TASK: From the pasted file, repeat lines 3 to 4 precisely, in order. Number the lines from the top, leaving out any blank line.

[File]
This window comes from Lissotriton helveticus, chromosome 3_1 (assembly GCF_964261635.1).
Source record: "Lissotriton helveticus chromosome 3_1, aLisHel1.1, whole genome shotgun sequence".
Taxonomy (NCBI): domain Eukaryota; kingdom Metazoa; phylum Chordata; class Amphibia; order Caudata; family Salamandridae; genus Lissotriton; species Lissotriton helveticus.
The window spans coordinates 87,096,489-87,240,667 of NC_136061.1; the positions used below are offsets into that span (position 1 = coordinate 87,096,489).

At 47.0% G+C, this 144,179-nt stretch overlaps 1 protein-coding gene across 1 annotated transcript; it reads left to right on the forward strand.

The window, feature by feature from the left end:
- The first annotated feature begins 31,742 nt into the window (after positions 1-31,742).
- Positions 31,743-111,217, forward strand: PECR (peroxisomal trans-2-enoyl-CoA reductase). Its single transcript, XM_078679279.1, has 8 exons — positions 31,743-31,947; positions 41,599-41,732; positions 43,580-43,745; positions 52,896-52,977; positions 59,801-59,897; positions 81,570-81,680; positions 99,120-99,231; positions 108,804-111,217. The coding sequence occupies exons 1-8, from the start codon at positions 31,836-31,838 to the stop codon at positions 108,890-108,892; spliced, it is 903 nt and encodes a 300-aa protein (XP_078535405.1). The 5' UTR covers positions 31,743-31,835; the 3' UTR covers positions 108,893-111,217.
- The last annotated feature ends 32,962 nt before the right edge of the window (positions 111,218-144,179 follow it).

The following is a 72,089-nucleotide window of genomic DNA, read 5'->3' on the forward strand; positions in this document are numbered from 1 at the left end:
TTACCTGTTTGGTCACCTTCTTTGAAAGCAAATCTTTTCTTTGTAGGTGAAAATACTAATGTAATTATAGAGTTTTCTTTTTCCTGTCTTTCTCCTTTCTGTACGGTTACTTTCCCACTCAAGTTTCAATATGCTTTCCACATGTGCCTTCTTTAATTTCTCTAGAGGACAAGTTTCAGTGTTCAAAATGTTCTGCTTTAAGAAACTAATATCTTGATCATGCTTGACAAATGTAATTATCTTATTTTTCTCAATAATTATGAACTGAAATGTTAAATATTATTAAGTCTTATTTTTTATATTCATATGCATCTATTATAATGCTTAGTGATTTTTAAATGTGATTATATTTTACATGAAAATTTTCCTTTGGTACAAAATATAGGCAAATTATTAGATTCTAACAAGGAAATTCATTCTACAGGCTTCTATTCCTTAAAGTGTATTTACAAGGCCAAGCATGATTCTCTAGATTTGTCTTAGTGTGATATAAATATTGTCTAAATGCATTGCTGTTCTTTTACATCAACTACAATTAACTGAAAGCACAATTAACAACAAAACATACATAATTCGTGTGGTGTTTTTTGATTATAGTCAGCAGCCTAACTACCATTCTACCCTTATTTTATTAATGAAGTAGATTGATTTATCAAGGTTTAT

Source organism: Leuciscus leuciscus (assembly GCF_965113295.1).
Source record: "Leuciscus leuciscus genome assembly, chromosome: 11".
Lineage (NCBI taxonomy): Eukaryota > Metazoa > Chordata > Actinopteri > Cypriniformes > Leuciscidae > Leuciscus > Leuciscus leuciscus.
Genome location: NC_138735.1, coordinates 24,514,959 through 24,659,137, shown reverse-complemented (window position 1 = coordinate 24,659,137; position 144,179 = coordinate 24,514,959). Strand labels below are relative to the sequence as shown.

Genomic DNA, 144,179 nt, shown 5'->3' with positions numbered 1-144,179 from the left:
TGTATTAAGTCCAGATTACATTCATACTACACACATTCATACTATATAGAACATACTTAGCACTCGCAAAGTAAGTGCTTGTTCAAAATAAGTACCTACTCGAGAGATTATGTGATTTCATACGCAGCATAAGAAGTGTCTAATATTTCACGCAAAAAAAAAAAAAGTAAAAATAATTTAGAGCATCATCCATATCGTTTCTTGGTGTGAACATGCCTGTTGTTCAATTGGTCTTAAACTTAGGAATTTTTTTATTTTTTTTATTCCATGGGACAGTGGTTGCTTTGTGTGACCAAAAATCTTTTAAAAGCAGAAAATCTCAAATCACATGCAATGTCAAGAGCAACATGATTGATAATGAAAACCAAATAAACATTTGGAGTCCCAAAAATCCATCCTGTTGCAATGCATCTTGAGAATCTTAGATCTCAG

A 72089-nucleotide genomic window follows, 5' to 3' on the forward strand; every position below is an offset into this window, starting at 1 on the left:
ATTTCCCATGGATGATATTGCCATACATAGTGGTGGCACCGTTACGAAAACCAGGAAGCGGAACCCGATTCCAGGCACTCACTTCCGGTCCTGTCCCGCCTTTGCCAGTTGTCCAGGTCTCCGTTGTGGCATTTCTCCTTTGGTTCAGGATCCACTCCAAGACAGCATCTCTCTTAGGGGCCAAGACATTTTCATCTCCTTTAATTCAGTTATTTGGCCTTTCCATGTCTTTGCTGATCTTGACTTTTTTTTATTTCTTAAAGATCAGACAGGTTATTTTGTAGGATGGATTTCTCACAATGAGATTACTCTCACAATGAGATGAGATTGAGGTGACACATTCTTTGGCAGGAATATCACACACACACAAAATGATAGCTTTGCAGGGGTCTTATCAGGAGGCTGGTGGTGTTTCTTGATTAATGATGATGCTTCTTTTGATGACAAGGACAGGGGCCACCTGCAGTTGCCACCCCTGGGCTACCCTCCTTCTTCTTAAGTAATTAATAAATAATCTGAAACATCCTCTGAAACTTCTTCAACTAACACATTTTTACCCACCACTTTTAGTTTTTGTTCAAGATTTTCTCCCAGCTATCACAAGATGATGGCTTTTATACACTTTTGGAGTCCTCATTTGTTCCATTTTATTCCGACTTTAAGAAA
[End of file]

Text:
Taxonomy (NCBI): domain Eukaryota; kingdom Metazoa; phylum Chordata; class Amphibia; order Caudata; family Salamandridae; genus Lissotriton; species Lissotriton helveticus.
The window spans coordinates 87,096,489-87,240,667 of NC_136061.1; the positions used below are offsets into that span (position 1 = coordinate 87,096,489).